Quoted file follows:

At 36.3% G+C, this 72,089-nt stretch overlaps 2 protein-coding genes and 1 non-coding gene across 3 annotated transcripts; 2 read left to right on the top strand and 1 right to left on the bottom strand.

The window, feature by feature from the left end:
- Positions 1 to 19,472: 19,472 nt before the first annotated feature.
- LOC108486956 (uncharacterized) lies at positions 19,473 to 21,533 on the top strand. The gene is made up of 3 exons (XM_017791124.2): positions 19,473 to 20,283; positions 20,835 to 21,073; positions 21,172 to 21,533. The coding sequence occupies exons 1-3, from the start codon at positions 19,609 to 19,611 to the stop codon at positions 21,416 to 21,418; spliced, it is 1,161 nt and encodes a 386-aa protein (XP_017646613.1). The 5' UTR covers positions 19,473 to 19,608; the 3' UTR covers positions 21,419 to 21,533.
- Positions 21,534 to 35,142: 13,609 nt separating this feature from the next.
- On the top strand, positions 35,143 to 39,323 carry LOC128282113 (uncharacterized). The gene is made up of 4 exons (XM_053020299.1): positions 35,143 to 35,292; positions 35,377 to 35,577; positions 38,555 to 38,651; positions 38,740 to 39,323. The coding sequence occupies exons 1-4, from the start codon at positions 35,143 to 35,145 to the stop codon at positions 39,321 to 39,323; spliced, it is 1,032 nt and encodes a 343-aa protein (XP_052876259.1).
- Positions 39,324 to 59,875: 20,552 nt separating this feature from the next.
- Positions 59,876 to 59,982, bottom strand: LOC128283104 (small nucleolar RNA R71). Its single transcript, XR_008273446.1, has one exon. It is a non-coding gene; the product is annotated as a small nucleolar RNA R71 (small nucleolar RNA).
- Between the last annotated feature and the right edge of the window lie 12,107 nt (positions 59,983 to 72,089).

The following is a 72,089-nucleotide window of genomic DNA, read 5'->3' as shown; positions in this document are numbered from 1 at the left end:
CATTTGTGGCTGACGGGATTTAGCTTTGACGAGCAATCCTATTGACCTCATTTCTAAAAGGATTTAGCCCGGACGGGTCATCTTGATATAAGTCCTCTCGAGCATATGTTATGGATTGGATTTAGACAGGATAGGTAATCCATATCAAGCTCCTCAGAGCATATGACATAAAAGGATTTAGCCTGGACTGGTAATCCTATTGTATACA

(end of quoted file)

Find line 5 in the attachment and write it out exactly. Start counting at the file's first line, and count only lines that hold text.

- Positions 21,534 to 35,142: 13,609 nt separating this feature from the next.